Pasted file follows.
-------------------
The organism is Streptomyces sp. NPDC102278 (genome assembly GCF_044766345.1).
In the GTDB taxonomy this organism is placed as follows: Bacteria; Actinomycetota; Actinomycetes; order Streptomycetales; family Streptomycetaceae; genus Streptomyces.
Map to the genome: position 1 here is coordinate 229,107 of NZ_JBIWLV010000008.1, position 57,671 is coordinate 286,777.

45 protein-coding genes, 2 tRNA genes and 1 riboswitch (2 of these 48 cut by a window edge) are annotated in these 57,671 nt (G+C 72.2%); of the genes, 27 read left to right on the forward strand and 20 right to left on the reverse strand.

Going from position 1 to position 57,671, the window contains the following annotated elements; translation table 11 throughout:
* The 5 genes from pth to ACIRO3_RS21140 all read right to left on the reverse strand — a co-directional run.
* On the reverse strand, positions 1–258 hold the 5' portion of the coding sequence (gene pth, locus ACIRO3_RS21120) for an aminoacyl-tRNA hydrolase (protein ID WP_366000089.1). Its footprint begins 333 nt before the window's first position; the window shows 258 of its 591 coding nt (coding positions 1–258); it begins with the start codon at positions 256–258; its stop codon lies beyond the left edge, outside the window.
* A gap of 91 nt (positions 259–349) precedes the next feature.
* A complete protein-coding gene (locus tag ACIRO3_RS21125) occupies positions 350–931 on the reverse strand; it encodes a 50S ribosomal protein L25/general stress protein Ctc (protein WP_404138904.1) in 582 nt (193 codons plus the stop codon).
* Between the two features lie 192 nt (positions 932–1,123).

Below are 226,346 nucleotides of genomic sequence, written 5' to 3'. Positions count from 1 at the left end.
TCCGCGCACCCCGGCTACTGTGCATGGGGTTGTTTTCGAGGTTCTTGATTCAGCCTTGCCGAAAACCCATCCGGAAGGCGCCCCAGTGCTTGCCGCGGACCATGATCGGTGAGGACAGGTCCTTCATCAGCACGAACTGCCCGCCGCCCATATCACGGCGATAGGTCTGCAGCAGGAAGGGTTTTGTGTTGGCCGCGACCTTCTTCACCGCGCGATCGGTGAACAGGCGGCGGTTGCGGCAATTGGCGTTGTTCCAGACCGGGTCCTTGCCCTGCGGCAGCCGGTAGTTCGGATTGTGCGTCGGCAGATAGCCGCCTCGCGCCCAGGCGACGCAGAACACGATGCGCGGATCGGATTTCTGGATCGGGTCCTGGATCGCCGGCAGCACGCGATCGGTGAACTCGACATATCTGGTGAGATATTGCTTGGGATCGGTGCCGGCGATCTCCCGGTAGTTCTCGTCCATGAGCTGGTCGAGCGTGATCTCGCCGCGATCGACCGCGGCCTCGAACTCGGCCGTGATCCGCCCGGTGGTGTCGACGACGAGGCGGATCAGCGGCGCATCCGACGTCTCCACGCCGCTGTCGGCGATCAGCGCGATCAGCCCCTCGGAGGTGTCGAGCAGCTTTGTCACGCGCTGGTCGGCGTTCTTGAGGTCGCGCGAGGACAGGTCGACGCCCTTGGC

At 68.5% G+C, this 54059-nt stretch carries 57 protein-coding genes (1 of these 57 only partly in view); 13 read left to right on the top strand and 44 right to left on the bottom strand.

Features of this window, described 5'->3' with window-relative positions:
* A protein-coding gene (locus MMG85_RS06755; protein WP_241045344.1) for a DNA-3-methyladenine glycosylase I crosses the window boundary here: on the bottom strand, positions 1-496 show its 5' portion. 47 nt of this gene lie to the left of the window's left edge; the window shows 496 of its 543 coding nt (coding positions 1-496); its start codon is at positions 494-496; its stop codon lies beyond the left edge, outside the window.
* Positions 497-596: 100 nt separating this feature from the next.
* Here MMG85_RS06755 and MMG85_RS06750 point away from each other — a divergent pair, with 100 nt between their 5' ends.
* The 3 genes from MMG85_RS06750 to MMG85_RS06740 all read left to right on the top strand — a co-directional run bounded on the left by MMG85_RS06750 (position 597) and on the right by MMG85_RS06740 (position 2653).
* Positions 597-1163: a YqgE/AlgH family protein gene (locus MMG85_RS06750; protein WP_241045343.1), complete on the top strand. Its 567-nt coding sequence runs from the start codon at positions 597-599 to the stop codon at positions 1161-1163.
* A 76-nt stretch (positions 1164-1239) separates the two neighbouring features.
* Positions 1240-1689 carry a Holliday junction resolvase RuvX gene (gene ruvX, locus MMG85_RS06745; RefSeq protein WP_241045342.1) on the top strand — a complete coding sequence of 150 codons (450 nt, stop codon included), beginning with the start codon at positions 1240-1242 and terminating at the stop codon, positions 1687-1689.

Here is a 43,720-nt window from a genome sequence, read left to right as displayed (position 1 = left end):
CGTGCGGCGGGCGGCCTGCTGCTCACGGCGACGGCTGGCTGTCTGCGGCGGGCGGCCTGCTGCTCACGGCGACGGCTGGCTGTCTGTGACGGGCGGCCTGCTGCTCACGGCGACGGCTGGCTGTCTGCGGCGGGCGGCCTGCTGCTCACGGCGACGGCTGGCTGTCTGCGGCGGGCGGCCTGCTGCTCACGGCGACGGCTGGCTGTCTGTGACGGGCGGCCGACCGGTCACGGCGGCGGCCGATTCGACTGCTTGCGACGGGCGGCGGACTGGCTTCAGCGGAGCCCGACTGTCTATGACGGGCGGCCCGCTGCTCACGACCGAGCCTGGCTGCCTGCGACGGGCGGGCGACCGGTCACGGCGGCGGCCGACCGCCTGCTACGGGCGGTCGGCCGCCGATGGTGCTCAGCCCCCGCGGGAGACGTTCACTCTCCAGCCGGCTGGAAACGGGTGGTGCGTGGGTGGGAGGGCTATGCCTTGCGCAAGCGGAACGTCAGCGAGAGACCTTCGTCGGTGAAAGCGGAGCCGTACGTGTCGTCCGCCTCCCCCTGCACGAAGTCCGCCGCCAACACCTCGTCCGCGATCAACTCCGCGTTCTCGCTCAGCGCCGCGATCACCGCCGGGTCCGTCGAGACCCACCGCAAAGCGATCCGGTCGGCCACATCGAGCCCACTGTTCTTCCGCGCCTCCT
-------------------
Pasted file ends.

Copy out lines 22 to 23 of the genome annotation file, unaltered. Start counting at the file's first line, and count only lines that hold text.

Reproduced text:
Here is a 43,720-nt window from a genome sequence, read left to right as displayed (position 1 = left end):
CGTGCGGCGGGCGGCCTGCTGCTCACGGCGACGGCTGGCTGTCTGCGGCGGGCGGCCTGCTGCTCACGGCGACGGCTGGCTGTCTGTGACGGGCGGCCTGCTGCTCACGGCGACGGCTGGCTGTCTGCGGCGGGCGGCCTGCTGCTCACGGCGACGGCTGGCTGTCTGCGGCGGGCGGCCTGCTGCTCACGGCGACGGCTGGCTGTCTGTGACGGGCGGCCGACCGGTCACGGCGGCGGCCGATTCGACTGCTTGCGACGGGCGGCGGACTGGCTTCAGCGGAGCCCGACTGTCTATGACGGGCGGCCCGCTGCTCACGACCGAGCCTGGCTGCCTGCGACGGGCGGGCGACCGGTCACGGCGGCGGCCGACCGCCTGCTACGGGCGGTCGGCCGCCGATGGTGCTCAGCCCCCGCGGGAGACGTTCACTCTCCAGCCGGCTGGAAACGGGTGGTGCGTGGGTGGGAGGGCTATGCCTTGCGCAAGCGGAACGTCAGCGAGAGACCTTCGTCGGTGAAAGCGGAGCCGTACGTGTCGTCCGCCTCCCCCTGCACGAAGTCCGCCGCCAACACCTCGTCCGCGATCAACTCCGCGTTCTCGCTCAGCGCCGCGATCACCGCCGGGTCCGTCGAGACCCACCGCAAAGCGATCCGGTCGGCCACATCGAGCCCACTGTTCTTCCGCGCCTCCT